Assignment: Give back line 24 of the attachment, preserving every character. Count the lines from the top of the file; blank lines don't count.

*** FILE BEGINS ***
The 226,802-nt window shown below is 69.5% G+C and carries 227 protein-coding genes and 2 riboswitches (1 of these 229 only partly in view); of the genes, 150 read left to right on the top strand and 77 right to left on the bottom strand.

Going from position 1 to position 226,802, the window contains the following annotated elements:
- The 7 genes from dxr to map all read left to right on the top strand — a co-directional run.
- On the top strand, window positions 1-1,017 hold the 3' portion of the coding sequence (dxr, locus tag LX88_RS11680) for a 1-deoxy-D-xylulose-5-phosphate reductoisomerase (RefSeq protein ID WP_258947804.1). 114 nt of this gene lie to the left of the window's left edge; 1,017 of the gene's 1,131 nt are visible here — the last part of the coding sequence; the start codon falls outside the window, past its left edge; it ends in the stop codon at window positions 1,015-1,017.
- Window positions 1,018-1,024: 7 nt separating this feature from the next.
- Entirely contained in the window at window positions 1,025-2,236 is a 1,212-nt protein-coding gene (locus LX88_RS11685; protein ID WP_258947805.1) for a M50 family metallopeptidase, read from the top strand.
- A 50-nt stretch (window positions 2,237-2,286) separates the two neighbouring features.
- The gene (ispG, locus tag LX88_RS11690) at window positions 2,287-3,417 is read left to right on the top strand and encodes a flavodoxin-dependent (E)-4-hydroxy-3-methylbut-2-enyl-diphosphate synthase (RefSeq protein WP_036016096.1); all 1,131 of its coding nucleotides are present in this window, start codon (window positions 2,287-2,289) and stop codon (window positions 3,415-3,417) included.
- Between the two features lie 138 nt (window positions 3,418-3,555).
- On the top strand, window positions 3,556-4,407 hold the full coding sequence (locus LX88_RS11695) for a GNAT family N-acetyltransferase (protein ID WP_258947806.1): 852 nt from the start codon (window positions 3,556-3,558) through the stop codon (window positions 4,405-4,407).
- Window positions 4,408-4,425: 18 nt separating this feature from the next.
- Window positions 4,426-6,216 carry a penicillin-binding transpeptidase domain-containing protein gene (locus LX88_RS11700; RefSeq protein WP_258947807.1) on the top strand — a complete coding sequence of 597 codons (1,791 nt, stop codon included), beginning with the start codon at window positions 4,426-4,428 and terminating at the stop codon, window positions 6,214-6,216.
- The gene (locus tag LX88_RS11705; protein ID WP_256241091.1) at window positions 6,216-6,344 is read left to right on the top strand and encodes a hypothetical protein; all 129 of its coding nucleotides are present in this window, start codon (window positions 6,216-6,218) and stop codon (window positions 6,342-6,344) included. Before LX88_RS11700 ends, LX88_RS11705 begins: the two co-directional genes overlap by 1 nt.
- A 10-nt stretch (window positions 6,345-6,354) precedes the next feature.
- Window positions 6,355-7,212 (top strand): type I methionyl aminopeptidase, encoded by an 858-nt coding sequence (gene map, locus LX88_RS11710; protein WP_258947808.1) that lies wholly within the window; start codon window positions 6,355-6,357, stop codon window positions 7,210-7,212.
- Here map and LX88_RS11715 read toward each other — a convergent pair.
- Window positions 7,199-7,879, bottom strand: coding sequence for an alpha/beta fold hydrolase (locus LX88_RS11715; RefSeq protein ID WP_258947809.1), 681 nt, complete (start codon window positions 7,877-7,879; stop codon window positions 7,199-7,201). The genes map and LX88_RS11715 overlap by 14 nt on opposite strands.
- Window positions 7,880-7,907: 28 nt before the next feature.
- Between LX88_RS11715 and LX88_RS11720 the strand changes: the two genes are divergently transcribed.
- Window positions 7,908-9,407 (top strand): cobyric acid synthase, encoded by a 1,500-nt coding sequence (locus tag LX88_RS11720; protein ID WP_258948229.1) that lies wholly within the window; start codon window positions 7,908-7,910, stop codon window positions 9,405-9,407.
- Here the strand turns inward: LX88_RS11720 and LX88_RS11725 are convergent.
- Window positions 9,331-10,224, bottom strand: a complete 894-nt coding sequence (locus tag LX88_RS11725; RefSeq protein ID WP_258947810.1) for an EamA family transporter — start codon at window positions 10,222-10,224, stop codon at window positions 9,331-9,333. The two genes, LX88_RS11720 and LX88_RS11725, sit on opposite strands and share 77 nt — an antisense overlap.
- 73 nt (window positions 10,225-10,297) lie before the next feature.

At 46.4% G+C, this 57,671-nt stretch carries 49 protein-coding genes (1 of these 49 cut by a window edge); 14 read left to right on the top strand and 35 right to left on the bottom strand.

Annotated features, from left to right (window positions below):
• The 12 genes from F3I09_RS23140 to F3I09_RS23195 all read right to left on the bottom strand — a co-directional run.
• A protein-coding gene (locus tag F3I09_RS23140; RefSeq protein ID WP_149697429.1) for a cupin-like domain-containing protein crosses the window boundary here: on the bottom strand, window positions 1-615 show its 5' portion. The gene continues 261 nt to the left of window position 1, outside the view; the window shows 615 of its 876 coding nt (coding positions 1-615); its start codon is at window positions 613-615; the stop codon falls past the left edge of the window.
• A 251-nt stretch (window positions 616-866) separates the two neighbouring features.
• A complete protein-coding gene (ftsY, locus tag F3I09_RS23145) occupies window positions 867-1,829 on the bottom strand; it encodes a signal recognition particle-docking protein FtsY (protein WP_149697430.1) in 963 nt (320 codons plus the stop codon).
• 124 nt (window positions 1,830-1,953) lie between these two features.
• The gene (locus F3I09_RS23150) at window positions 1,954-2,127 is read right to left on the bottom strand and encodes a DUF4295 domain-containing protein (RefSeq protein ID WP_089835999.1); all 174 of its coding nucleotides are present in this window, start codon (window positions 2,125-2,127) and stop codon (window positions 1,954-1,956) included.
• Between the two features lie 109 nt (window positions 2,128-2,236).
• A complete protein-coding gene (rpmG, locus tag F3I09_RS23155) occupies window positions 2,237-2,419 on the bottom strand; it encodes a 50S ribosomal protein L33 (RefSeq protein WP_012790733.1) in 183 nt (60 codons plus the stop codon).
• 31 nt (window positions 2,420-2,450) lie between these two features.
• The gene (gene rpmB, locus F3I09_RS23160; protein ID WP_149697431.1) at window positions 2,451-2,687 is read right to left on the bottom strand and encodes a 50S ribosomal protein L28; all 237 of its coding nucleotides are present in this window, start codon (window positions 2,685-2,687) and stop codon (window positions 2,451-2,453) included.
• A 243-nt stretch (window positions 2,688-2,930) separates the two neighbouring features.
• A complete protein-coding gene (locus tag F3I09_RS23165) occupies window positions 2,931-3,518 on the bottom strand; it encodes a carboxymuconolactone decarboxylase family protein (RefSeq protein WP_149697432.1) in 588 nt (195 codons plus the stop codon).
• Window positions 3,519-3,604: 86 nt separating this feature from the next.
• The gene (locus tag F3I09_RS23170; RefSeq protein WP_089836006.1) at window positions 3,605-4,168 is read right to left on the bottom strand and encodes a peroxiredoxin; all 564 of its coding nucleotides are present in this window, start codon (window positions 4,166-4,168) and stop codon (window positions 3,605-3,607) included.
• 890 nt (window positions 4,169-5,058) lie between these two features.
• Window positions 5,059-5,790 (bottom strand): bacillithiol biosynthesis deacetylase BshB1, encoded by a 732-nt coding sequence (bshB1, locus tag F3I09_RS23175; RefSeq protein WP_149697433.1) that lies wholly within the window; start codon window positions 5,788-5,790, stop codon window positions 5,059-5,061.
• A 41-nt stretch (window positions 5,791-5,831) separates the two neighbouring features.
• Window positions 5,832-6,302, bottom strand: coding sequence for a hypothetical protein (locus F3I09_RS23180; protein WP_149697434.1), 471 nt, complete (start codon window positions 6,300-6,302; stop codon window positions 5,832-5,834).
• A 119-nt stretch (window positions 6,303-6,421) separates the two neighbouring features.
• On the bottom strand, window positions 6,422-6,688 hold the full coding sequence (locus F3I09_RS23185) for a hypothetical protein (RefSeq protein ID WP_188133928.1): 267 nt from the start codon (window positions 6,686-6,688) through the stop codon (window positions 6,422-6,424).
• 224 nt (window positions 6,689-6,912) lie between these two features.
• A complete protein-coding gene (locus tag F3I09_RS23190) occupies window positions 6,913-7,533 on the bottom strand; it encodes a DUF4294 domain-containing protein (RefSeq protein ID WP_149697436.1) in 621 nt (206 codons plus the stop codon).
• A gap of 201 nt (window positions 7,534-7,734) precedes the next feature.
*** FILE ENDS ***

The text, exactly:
At 46.4% G+C, this 57,671-nt stretch carries 49 protein-coding genes (1 of these 49 cut by a window edge); 14 read left to right on the top strand and 35 right to left on the bottom strand.